Preparing for Nature School

At Soaring Eagle Nature School, we know there is no such thing as bad weather, only bad clothing! And since we live in the rainy Pacific Northwest and are outside for extended periods of time, it just means we need exceptional clothing and gear!

Getting quality gear is just one of the many commitments for nature school, and if getting the essentials listed below is not accessible for you, please let us know. We will find a way to get the items you need so that your child can still come to program and fully enjoy themselves since we are aware that without these essentials, children have a harder time in the forest, and we don’t want anyone to be uncomfortable, or potentially in danger on wet and rainy days.

Required Gear and Clothing:

1. Backpack (packed on the light side) and a rain cover

We recommend backpacks with carrying volumes of 18 L minimum. Children older than nine may require larger packs. Not many youth backpacks have hip straps, but they provide the most comfort by distributing the backpack’s weight off the shoulders. At the very least, they should have a sternum strap. They should be packed as light as possible while carrying the necessities and should have a pack rain cover attached. On cold, rainy days, we recommend lining the backpack with a garbage bag to keep the contents dry and putting additional layers into dry bags or zip locks.

  • Backpacks with carrying volumes of 18 L minimum, like Deuter’s Junior Daypack. Children older than nine may require larger packs.
  • Rain pack cover
  • Dry bag or ziplock filled with additional layers

2. Snack, lunch, and water

Healthy options are great, rather than sugary foods. A thermos with a warm meal, soup, or tea helps keep the body warm from the inside out!

  • Thermos
  • 1 L water bottle (500 mL is ok for Young Sprouts)

3. Underlayers/baselayers for top and bottom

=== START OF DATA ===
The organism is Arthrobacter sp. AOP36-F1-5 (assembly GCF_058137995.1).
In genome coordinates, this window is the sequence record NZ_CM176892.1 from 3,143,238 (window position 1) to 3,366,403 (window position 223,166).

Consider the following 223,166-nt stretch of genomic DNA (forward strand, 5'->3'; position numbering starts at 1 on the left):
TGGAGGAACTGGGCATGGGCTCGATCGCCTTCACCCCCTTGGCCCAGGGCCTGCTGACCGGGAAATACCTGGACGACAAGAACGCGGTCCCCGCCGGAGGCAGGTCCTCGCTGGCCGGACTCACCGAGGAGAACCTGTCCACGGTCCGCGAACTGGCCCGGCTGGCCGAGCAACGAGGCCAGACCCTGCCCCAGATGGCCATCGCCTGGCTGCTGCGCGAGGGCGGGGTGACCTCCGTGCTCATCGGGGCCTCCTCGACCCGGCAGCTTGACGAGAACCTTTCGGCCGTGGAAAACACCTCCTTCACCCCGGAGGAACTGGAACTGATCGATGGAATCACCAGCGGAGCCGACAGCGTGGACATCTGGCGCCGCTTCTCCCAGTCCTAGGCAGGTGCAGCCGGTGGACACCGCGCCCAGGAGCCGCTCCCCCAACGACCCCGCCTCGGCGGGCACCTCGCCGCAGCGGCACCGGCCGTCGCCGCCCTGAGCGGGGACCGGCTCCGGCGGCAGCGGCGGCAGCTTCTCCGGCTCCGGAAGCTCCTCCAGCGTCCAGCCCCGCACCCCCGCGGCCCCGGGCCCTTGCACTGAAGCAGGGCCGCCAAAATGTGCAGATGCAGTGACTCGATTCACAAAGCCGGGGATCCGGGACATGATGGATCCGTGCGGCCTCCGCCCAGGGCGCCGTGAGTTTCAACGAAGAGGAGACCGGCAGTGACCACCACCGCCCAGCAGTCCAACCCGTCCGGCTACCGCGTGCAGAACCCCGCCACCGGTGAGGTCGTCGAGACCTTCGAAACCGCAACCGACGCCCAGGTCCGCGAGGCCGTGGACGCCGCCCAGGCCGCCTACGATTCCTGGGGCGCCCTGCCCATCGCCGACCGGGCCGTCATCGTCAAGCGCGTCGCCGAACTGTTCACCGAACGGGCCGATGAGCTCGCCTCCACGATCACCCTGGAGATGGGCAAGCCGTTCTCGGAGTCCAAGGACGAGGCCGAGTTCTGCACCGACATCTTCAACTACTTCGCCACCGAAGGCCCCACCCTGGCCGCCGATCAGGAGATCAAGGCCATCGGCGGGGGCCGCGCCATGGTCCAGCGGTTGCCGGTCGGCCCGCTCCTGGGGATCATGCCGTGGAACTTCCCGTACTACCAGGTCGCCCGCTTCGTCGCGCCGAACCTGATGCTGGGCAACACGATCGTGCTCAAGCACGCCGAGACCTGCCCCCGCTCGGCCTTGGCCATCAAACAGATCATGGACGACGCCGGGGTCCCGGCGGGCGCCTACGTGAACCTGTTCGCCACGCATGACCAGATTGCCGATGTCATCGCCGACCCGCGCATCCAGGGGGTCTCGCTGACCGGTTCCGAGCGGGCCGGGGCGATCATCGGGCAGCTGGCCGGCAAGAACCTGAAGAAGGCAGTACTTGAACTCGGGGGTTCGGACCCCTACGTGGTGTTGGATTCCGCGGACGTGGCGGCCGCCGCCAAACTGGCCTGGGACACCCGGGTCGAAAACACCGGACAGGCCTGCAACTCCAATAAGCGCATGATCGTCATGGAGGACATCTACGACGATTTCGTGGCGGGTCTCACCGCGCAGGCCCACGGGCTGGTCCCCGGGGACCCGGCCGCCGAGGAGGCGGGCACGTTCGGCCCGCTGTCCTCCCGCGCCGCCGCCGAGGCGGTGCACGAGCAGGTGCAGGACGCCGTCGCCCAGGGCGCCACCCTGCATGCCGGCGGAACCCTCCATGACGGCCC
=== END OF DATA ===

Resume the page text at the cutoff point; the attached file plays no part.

An underlayer closest to the skin should be made of wool or polypro (no cotton) to provide warmth and wick away moisture. As long as your child is not allergic, nothing beats wool. A couple of layers of wool next to the skin in varying weights is better than fleece because wool is still warm even if it gets wet.
Recommendations from Helly Hansen:

  • Junior under layer: Lifa Merino Set, Merino Mid Set, Lifa Active Set, Lifa Set
  • Kids under layer: Lifa Merino Set, Merino Mid Set

4. Mid-layers, including wool, fleece, and insulated jackets

Midlayers on top and bottom can be added or removed based on the conditions and activity to provide additional warmth and insulation. Wool mid-layers are fantastic and can be found at second-hand stores if they aren’t already owned.
Recommendations from Helly Hansen:

  • Junior middle layer: Liftaloft Insulated Jacket, Barrier Down Insulator
  • Kids middle layer: Daybreaker 2.0 Jacket, Daybreaker Fleece Pant, Chill FZ Hoodie, Barrier Down Insulator, Reversible Pile Jacket

5. Raingear, including waterproof pants and jacket

A high-quality waterproof jacket and pants is the final, most essential layer. Once an outer layer gets soaked through, there is no protection for the rest of the day. If this starts to occur, a re-waterproofing wash may extend the item’s life.
Recommendations from Helly Hansen:

  • Junior rain jackets: Seven J Jacket, Moss Jacket, Crew Midlayer Jacket, Ascent Jacket
  • Junior rain pants: Moss Pant, Dubliner Pant
  • Kids rain jackets: Shelter Jacket, Norse Jacket
  • Kids rain pants: Shelter Pants
  • Kids rain sets: Moss PU Rainset, Bergen PU Rain set

6. Waterproof boots or shoes and warm socks

We recommend insulated boots such as BOGS or Kavik since regular rain boots don’t insulate and can make feet cold quickly. For any underlayer, including socks, nothing beats wool, and nothing is worse than cotton.

  • Bogs or Kavik Insulated Rubber Boots
  • Wool socks

7. Gloves, warm hat, and extras of both

Cold hands are the worst, and it’s avoidable! Ski gloves aren’t waterproof, and most gloves will get wet and never dry out during the day. Puddlegear makes insulated and waterproof mittens that have been the most effective. Packing several gloves, extra wool socks to put on hands, and hand warmers are recommended. Warm hats are necessary since rain hoods rarely stay on all day!

  • Puddlegear Rain Mittens (SENS families get discounts)
  • Handwarmers; the rechargeable USB, reusable or disposable varieties are all effective.

8. Extra clothing in ziplock bags 

It’s worth saying again that layers make a huge difference if someone is cold or wet. Extra gloves, socks, and a mid-layer are essentials, and anything else in addition to that is even better!

Although being prepared with the right gear and clothing can make all the difference, we also recommend checking in with your child about how to layer themselves to stay warm, what increases body heat  (playing games, doing warm-up activities), and what doesn’t (playing in puddles early in the day, playing in the rain without gloves), so they are able to manage themselves and feel knowledgeable and capable.